The "Gridlock" storyline gets even thornier in "The Fuse" #9. Antony Johnston broadens and complicates the mystery of Cathy Kuang's murder, deepening the reader's knowledge of Midway City at the same time. Klem and Dietrich's latest case gets more twisted by the issue, and I love the way the world building is integrated into the problem at hand. With this complicated plot and wonderful world-building, "The Fuse" keeps getting better and better.
One of my criticisms of the first arc was that it didn't have a real sense of place yet, that Midway City didn't feel distinct outside of its science fiction trappings. However, this second arc nests the reader right inside the city. Johnston dives into the weird, wily corners of Midway City -- radical politics, illegal sports, drug trades - and, more importantly, emphasizes the ways they're all linked. In addition to the inherent drama of solving a murder, this world building is deeply satisfying as a simple fictional exercise. "The Fuse" feels more like a portrait of the city than just another procedural.
It also helps that Johnston has so many characters in play. The multiple suspects, police department employees and bureaucrats involved in this murder all have their own agendas, making Klem and Dietrich's work feel like a cog in a larger system. The characters' voices are distinct enough, though Johnston has a keen sense of when he's given the reader too much to remember - he's not above giving the audience clear reminders of who's who and he manages to do so without being condescending. It's easy to lose track of a cast this size, but Johnston handles it well.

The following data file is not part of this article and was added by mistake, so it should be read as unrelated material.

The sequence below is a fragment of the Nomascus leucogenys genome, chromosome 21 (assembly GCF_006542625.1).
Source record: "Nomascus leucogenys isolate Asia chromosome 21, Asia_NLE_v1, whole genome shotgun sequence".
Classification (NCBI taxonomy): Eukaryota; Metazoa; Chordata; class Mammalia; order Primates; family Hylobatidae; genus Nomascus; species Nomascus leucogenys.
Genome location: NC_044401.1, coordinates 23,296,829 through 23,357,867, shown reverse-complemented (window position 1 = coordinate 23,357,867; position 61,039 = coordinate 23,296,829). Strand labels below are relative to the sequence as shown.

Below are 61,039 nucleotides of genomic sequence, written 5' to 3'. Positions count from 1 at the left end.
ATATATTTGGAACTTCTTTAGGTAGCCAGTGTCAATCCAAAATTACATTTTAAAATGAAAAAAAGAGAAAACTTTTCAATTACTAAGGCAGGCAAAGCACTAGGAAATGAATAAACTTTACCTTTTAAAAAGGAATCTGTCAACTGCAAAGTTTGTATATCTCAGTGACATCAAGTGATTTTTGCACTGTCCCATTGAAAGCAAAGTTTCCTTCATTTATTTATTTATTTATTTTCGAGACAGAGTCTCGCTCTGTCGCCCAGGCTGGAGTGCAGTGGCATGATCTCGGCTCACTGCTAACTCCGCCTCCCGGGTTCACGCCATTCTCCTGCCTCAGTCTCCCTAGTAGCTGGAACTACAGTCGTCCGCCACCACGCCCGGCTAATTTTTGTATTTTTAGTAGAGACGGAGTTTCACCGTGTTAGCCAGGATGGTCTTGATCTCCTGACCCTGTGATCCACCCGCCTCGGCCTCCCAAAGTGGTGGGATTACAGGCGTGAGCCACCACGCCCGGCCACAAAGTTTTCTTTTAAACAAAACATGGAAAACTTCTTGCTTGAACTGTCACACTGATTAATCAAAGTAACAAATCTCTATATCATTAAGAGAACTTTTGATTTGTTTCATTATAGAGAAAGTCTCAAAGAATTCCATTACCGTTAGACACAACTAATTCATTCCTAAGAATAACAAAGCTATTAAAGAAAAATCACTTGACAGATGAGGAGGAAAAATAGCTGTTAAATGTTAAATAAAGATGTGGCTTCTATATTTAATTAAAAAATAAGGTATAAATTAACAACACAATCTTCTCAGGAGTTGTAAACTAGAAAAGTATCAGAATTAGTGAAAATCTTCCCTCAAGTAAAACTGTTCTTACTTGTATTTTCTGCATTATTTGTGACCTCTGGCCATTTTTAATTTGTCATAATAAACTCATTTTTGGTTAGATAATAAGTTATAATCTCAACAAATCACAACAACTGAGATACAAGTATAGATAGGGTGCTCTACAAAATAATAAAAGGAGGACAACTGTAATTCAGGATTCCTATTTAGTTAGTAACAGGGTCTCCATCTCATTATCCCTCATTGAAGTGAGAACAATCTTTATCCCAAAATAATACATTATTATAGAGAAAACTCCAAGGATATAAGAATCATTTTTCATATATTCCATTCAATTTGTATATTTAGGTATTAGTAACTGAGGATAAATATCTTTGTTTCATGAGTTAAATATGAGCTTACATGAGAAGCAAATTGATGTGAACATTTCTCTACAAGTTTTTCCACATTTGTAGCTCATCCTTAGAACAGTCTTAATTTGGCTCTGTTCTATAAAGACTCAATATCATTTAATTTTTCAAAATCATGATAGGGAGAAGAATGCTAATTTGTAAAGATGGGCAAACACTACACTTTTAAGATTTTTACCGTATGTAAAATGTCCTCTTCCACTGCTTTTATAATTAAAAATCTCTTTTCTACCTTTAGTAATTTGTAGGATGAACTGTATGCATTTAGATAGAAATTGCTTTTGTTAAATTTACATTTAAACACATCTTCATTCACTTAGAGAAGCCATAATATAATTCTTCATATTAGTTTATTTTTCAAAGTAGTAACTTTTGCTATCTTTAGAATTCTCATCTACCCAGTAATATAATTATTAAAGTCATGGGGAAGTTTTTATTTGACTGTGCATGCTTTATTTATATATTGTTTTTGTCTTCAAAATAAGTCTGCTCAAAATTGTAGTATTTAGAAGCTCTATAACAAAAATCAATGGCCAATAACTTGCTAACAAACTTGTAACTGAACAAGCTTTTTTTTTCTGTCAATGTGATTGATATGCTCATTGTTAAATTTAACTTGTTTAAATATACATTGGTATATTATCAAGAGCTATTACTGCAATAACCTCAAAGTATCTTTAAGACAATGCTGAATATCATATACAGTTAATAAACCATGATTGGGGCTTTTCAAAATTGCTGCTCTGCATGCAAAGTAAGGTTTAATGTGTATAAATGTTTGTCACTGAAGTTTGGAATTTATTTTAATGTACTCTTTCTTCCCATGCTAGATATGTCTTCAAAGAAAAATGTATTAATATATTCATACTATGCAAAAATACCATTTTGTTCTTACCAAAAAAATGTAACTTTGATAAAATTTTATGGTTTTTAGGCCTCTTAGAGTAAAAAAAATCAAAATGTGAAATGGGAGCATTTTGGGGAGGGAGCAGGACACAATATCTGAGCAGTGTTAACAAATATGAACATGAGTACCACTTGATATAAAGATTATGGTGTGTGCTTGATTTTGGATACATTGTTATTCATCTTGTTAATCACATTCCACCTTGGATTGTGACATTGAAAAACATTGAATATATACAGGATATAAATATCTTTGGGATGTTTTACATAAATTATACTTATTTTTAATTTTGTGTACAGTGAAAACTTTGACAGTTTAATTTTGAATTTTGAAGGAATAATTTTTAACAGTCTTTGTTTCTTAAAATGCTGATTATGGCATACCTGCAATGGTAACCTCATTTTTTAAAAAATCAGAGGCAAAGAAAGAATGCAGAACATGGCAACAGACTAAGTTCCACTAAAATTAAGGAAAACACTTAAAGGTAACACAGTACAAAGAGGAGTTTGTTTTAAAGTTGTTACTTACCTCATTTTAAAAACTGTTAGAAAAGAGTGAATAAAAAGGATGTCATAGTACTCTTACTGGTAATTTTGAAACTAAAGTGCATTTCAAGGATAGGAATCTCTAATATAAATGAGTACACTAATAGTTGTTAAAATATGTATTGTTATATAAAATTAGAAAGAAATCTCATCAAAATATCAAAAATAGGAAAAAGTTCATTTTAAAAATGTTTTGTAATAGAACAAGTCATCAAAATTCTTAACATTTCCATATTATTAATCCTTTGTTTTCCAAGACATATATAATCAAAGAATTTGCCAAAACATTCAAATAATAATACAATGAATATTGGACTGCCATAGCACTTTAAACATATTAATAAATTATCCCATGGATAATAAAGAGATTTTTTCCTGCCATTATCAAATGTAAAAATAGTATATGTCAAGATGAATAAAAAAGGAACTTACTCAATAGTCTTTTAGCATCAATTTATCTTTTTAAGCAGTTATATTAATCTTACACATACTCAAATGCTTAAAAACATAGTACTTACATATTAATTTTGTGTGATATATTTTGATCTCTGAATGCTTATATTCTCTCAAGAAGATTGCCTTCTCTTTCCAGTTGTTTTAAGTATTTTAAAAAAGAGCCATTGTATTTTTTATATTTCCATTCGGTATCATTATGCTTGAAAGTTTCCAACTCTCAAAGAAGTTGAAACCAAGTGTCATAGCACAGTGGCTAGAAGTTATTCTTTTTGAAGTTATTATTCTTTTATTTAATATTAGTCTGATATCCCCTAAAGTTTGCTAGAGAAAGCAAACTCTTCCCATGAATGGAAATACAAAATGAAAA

Much as I like the crowd, there is a whole lot of talking in this issue. Justin Greenwood does a phenomenal job of covering up the amount of spoken exposition here. He varies perspective constantly, so that even when Klem and Dietrich don't leave an interrogation room, it feels as if the scene is moving. When he's given a particularly cool or science-fiction-heavy setting, he takes advantage of the interesting visual elements. All told, Greenwood saves the script from its own wordiness and Klem's facial expressions continue to entertain.
Colorist Shari Chankhamma keeps up the same greyer, realistic palette that she's used thus far. The scenes feel grittier and more realistic but not dull or dreary. Chankhamma isn't afraid to make scenes moody but she always remembers to keep them lively. I'd love to see her show a few more fireworks, just so the reader can enjoy it, but she's relentlessly effective so far.
Original letterer Ed Brisson also deserves kudos for his well-chosen fonts. The futuristic, contained font that he uses to indicate location names, per Johnston's design, strikes a fine balance between science fiction and Swedish design. Alongside the knotty little script he uses for dialogue, it reflects "The Fuse's" vision of lived-in science fiction. I also find that sci-fi comics are the most prone to ridiculous, unreadable fonts, so I appreciate Brisson's restraint.
In sum, the second arc of "The Fuse" is top-notch science fiction. You should really pick this series up.